Compact fluorescent lightbulbs (CFLs) have been touted as the replacement for incandescent bulbs for years. Incandescent bulbs are extremely inefficient, the bulb creates 90% heat and 10% light, and with lighting accounting for 20% of residential electricity, incandescents bump up the energy bills for most homeowners. A CFL, on the other hand, produces the same amount of light as incandescent bulbs but uses only a quarter of the energy. Not only that, but it also lasts for several years and comes in a variety of colors. This alternative has been around since the 1930s, however many retailers do not carry a wide variety of CFLs due to the high prices (some cost $20) and low demand (Source: Wall Street Journal). The question here, however, is not if CFLs save homeowners money, but if they actually are good for the environment. After all, many countries are beginning to ban incandescent lights within the next decade: Canada has called for a ban by 2012, Australia by 2010 and the USA by 2014 (Source: Wikipedia), it’s important to know if the switch is actually a positive change.
While using CFLs will allow people to decrease their energy consumption, a good start to decreasing greenhouse emissions, the main problem of CFLs is the mercury they contain. Mercury is extremely toxic to humans, no matter how minute. So why do CFLs have mercury in them? Basically, a CFL is gas that fluoresces when in its excited state. This gas then produces a UV ray that reacts with mercury and a phosphorescent chemical to create visible light. While CFLs only contain 5 milligrams of mercury, it can still be deadly. (Source: Fox News). A woman in Maine, Brandy Bridges, broke a CFL and had to pay $2,000 to clean up the area where the bulb shattered. While the price was extravagant levels of mercury vapor in the air (even after clean up) can exceed federal guidelines for chronic exposure by as much as 100 times (Source: Boston Globe).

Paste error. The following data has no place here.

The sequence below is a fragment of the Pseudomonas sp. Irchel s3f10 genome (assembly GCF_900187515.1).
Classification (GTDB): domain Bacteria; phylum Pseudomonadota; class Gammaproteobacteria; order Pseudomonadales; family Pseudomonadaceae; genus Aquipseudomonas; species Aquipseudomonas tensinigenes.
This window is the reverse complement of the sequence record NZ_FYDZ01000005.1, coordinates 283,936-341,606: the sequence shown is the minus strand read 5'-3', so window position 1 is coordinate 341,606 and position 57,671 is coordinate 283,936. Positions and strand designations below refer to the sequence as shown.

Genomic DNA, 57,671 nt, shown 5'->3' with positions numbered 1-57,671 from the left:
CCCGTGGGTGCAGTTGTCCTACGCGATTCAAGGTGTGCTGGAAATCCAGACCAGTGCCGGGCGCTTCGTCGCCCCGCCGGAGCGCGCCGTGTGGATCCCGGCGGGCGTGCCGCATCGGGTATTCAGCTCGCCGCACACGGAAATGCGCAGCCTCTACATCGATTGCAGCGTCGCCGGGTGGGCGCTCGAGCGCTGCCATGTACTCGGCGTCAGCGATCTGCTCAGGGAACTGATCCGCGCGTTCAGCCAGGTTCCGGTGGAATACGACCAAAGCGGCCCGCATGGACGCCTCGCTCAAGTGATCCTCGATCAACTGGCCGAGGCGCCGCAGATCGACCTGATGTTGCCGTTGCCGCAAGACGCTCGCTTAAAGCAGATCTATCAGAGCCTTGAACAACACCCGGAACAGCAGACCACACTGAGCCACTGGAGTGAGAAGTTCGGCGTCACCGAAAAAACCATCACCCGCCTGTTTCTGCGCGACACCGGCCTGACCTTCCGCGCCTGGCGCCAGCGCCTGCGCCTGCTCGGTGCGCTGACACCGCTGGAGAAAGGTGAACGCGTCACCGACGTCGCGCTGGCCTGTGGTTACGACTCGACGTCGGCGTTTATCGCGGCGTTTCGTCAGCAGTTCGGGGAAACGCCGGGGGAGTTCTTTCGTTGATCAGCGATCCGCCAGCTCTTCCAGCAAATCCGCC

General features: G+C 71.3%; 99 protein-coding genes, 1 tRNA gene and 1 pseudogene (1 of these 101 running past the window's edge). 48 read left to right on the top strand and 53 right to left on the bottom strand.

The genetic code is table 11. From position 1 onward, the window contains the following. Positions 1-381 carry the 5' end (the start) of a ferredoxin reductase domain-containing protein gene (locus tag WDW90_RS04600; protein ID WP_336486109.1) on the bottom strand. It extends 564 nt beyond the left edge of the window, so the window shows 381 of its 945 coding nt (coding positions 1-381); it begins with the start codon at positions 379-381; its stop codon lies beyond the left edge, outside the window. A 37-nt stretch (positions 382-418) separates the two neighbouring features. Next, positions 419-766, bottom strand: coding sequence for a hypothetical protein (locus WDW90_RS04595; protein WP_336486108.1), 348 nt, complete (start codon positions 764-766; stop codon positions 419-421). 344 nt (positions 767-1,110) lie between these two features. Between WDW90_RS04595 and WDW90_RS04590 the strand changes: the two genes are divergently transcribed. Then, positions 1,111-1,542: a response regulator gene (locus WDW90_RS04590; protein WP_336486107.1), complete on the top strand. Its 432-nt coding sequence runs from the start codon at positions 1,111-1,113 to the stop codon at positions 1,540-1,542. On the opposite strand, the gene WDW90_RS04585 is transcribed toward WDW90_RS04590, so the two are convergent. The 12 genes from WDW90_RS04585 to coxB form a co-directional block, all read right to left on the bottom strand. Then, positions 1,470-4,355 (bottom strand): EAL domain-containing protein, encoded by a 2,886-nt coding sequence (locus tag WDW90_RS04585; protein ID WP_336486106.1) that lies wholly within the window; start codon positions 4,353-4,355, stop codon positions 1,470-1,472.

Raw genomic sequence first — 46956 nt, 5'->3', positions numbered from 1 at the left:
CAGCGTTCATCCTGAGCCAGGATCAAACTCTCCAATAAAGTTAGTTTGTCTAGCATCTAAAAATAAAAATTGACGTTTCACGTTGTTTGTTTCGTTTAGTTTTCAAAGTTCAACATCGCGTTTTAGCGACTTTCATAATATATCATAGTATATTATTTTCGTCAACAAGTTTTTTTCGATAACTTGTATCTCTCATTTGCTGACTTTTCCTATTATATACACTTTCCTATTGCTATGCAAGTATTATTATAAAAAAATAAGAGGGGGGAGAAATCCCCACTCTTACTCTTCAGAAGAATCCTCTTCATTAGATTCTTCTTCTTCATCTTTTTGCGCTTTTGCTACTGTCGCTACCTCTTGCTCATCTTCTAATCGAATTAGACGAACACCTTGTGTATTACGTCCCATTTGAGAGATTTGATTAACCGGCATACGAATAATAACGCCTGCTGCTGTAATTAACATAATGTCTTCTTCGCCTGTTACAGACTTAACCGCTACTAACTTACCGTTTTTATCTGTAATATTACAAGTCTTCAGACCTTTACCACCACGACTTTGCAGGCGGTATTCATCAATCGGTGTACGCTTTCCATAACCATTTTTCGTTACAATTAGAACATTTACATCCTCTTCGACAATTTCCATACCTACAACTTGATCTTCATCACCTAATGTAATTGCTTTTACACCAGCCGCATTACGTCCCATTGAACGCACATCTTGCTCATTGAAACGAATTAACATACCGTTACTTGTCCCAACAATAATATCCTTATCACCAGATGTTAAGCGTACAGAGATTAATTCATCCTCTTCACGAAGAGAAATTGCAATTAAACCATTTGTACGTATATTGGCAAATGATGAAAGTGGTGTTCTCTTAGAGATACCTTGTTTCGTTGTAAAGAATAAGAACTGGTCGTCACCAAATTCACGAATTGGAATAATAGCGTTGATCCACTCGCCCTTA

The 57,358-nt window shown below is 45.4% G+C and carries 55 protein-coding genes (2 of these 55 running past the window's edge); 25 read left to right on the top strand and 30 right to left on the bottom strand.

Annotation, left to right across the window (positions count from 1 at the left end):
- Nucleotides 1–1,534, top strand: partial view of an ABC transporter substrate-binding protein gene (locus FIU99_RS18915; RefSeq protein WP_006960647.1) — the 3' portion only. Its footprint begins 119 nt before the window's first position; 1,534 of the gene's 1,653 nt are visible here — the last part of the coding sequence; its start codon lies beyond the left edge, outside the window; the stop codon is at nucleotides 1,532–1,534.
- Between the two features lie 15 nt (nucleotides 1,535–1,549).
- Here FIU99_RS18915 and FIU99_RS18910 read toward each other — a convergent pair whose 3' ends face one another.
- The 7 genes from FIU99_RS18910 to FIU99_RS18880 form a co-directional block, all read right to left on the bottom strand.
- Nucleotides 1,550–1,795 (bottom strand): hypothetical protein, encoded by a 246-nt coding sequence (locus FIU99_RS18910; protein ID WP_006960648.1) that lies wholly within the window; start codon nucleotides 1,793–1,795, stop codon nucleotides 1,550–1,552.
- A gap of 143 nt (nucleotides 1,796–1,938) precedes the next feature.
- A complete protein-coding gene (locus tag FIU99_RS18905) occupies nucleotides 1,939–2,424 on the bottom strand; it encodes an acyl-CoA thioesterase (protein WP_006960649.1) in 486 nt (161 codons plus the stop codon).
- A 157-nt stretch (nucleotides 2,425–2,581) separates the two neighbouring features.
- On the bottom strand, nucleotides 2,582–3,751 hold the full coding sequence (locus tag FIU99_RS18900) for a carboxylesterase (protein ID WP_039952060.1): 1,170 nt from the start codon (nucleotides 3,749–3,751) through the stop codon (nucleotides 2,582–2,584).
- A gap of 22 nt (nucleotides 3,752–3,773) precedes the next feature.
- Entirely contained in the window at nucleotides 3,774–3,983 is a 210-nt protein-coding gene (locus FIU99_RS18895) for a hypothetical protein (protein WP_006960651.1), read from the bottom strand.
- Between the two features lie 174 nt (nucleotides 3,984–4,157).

But is the amount of mercury in CFLs something to worry about? Wendy Reed, the manager of the EPA Energy Star program, states that despite the bulbs containing mercury, using them actually contributes less mercury to the environment than incandescent since coal plants are the largest source of mercury emissions in the air (Source: NPR). One of the other major issues dealing with the mercury in CFLs is proper disposal/recycling While people never had to worry about incandescent light disposal (just toss it in the trash), CFLs must be disposed of properly, otherwise the mercury can leech into a water system or even into the soil. Many counties and cities in the US offer a collection/exchange program for mercury containing devices, but they are not always readily available. Some stores have taken the initiative, such as Home Depot and Ikea, and have started an in-store CFL recycling programStill, the EPA is pressuring more large retailers to start a disposal/recycling program like Home Depot in order to make sure the bulbs are truly environmentally friendly.
Overall, while the mercury in CFLs can leech into the air, water or soil, the energy saving effects as well as the increased amount of CFL disposal programs in the US definitely make CFLs environmentally friendly. Many CFL developers have created bulbs that have even less mercury. States such as Maine have even created a legislation requiring manufacturers to reduce the amount of mercury in these bulbs (Source: Boston Globe). While there will still be people against CFLs because of the mercury and cost, the majority of companies and people of the US have embraced fluorescent bulbs into their home in order to save on their electric bill and cut back greenhouse emissions. And who can say no to saving money and the environment
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